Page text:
Measuring and Improving Health with Sleep Data

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An estimated 35% of adults do not get enough sleep, according to the Centers for Disease Control and Prevention. Teenagers have even worse sleep habits, increasing their likelihood of poor sleep later in life. Individuals of all ages need adequate sleep every night to decrease their risk of mental illness and other physical conditions. Researchers and tech companies are harnessing the power of sleep data to identify the causes of poor sleep quality and help individuals get the sleep they need.

To learn more, check out the infographic below created by Villanova University’s Master of Science in Analytics program.

How data is being used to improve individual sleep.

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Sleep Data 101

A variety of devices can collect and analyze sleep data, in both clinical and home settings.

Data Collected While You Sleep

Sleep data can be collected through a polysomnography (PSG), which uses sensors to collect data on metrics like brain activity, airflow, body position, heart rate, and eye movement. Another device, a videosomnography (VSG), uses a range of video-based methods to record and score sleep behaviors. Other devices used can collect data on movement patterns, heart rate, and air pressure to track sleep metrics.

How Data is Collected, Analyzed and Applied

Data is commonly gathered via two methods. The first is clinical methods, which features elements like PSG, VSG, and continuous positive air pressure (CPAP). The second is customer methods, such as diaries, accelerometry to track movement patterns, and heart rate.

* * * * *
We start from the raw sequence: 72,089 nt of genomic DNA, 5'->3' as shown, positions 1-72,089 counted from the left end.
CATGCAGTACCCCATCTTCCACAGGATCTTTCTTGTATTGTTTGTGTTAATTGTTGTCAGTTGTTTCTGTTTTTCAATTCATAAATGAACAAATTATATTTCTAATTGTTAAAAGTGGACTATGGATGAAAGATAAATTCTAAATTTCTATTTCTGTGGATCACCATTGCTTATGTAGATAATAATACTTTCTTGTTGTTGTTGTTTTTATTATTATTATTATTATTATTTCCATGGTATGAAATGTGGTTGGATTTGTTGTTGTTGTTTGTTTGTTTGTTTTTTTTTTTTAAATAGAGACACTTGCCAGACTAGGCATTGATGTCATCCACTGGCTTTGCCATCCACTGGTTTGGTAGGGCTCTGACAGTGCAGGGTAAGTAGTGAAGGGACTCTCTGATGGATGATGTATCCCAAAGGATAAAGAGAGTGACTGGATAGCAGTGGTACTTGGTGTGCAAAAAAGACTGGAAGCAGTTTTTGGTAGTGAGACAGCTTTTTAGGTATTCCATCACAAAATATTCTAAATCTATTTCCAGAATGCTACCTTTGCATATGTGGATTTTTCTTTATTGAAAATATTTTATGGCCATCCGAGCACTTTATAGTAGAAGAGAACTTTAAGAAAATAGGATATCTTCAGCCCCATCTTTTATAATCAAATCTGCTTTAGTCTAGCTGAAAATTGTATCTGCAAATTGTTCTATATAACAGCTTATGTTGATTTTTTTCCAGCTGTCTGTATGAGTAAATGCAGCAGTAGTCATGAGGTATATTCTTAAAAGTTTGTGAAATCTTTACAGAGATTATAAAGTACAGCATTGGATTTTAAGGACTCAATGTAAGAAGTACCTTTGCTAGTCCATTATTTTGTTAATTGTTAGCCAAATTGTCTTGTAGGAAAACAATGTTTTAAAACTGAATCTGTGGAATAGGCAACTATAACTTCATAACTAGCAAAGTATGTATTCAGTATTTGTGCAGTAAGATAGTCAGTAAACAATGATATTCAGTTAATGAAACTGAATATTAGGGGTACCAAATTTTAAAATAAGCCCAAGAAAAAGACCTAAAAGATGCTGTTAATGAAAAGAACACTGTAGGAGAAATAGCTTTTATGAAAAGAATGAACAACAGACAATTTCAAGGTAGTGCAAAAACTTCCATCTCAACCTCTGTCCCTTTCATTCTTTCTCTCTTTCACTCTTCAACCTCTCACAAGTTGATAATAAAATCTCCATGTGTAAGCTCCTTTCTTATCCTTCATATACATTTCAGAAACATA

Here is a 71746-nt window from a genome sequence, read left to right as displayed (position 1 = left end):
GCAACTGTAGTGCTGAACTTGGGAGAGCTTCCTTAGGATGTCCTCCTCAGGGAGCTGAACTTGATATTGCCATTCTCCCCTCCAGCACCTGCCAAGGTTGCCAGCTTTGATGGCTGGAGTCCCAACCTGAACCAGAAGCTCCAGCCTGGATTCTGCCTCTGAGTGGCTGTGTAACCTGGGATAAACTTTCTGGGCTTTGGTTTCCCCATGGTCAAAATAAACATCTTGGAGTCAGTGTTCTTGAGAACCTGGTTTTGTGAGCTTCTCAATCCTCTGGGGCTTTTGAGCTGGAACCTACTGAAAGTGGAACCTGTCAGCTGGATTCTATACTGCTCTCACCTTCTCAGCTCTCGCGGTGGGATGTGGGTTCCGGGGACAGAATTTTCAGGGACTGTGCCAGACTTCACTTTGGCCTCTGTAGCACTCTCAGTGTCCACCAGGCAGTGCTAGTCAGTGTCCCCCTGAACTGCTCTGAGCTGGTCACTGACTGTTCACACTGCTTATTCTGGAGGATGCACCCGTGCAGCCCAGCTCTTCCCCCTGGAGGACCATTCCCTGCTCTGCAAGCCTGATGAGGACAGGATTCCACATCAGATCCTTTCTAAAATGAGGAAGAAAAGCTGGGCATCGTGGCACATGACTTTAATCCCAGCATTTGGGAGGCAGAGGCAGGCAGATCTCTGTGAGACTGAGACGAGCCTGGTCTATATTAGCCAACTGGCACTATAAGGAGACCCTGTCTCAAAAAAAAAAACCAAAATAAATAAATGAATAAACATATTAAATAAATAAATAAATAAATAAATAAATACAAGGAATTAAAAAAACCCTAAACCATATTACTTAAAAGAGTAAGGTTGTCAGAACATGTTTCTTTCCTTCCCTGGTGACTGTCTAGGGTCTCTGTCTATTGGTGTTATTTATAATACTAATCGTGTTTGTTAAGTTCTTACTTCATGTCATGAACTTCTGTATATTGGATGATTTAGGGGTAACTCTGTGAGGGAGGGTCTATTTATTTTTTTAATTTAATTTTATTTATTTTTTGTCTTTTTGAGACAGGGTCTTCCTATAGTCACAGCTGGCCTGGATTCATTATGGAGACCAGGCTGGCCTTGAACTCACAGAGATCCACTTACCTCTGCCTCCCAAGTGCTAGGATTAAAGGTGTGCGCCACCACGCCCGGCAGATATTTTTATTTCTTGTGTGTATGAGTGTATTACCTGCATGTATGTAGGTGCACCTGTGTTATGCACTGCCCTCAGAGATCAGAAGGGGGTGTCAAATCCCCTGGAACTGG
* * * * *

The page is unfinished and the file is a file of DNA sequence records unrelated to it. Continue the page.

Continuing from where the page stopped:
There are also several forms of data storage and curation. These include transferring extracted data from source systems to data warehouses, and stripping or encrypting personal or identifying information from sensitive data. Another form of data storage involves data selection, which can include filtering, aggregation, and querying. Additionally, sleep data can be processed via different methodologies. These include normalization, transformation, integration, validation, and featurization.

Data modeling is also a key part of the sleep data process, and it’s approached in three distinct ways. One way is the heuristic approach, an approximation method used to develop ideal solutions when presented with different kinds of problems. The second approach is machine/statistical learning, which is the process of using statistics to find patterns in large datasets. Another modeling approach is deep/transfer learning, a subset of machine learning that uses artificial intelligence (AI) in processing data and creating patterns to inform decision-making.

Once the data has been collected and analyzed, it can be applied through medical channels such as clinical support systems, research purposes, or interventions. It can also be applied via consumer means in the form of recommendation systems and lifestyle products.

Tracking Sleep Data

Though technology is often blamed for causing sleep problems, wearable trackers and other devices can help people track sleep phases and offer insights to improve their sleep quality.

How Sleep Trackers Work

Common devices monitor several important metrics. For instance, they track sleep duration by recording user activity from when they fall asleep to when they wake up. They also measure sleep quality to detect interrupted sleep and track when the user is restless or waking up during the night. Additionally, sleep trackers track sleep phases to time the user’s alarm to go off during a period of less deep sleep. They also can account for various environmental factors such as light and temperature levels in the bedroom. Finally, they account for lifestyle factors such as stress levels, mealtimes, and caffeine consumption.